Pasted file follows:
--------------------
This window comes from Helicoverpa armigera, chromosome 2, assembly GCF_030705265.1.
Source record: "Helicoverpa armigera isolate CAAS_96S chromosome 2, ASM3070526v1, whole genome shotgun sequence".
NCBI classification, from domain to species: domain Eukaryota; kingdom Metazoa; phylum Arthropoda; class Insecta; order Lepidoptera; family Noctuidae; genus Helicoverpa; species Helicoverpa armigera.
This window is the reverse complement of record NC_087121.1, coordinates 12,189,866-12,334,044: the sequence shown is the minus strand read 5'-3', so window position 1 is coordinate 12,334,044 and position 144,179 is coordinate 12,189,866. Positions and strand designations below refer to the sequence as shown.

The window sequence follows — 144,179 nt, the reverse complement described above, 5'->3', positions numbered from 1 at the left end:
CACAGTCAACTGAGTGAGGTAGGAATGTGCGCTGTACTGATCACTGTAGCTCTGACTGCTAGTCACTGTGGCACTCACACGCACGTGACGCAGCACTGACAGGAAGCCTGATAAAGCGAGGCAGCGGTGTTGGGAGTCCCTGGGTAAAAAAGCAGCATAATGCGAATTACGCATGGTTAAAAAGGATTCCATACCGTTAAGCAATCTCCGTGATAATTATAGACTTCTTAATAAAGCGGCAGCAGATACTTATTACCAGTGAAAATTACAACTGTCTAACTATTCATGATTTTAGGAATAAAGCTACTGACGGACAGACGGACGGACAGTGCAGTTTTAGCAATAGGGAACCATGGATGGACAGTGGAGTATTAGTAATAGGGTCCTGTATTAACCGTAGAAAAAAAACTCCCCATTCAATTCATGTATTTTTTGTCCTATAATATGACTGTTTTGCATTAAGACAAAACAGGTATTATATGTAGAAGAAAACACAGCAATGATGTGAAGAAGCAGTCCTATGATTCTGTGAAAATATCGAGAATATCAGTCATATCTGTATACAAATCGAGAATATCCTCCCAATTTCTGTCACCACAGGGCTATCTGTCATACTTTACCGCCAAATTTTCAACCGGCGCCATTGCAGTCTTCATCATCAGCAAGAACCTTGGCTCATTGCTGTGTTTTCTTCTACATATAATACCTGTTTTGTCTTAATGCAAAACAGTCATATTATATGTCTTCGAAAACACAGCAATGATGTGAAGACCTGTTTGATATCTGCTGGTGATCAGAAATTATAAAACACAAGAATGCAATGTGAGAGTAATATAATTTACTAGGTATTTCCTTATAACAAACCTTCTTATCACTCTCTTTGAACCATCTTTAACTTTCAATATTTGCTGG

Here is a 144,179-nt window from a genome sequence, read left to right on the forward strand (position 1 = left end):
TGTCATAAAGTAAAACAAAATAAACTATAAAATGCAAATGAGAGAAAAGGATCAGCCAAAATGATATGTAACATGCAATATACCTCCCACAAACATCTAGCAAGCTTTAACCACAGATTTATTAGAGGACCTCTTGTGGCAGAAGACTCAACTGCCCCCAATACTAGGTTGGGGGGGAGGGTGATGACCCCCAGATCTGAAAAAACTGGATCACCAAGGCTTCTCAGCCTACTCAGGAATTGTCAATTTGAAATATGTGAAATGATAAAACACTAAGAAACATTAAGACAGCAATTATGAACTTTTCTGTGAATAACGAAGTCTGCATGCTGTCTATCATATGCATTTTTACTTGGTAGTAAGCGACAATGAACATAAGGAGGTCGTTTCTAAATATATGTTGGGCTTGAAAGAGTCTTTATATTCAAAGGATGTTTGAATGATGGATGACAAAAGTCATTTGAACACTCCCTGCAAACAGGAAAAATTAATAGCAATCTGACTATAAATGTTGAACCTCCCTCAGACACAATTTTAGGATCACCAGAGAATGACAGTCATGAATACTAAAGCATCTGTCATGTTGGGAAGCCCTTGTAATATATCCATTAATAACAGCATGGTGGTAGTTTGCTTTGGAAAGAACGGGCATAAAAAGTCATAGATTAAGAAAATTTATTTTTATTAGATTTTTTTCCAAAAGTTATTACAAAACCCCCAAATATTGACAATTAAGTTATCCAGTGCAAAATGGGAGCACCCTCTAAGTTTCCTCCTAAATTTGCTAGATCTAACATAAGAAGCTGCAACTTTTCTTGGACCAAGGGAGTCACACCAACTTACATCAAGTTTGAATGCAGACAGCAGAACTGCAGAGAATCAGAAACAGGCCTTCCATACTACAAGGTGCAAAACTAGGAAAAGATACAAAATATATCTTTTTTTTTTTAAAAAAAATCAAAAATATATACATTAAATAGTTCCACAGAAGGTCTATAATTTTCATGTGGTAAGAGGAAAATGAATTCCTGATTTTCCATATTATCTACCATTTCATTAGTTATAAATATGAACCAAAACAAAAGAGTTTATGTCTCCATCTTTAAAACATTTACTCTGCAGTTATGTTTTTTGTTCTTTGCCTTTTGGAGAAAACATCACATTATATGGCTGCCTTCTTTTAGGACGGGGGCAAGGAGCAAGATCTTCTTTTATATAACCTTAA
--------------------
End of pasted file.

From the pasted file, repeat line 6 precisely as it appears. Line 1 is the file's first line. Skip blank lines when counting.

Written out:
CACAGTCAACTGAGTGAGGTAGGAATGTGCGCTGTACTGATCACTGTAGCTCTGACTGCTAGTCACTGTGGCACTCACACGCACGTGACGCAGCACTGACAGGAAGCCTGATAAAGCGAGGCAGCGGTGTTGGGAGTCCCTGGGTAAAAAAGCAGCATAATGCGAATTACGCATGGTTAAAAAGGATTCCATACCGTTAAGCAATCTCCGTGATAATTATAGACTTCTTAATAAAGCGGCAGCAGATACTTATTACCAGTGAAAATTACAACTGTCTAACTATTCATGATTTTAGGAATAAAGCTACTGACGGACAGACGGACGGACAGTGCAGTTTTAGCAATAGGGAACCATGGATGGACAGTGGAGTATTAGTAATAGGGTCCTGTATTAACCGTAGAAAAAAAACTCCCCATTCAATTCATGTATTTTTTGTCCTATAATATGACTGTTTTGCATTAAGACAAAACAGGTATTATATGTAGAAGAAAACACAGCAATGATGTGAAGAAGCAGTCCTATGATTCTGTGAAAATATCGAGAATATCAGTCATATCTGTATACAAATCGAGAATATCCTCCCAATTTCTGTCACCACAGGGCTATCTGTCATACTTTACCGCCAAATTTTCAACCGGCGCCATTGCAGTCTTCATCATCAGCAAGAACCTTGGCTCATTGCTGTGTTTTCTTCTACATATAATACCTGTTTTGTCTTAATGCAAAACAGTCATATTATATGTCTTCGAAAACACAGCAATGATGTGAAGACCTGTTTGATATCTGCTGGTGATCAGAAATTATAAAACACAAGAATGCAATGTGAGAGTAATATAATTTACTAGGTATTTCCTTATAACAAACCTTCTTATCACTCTCTTTGAACCATCTTTAACTTTCAATATTTGCTGG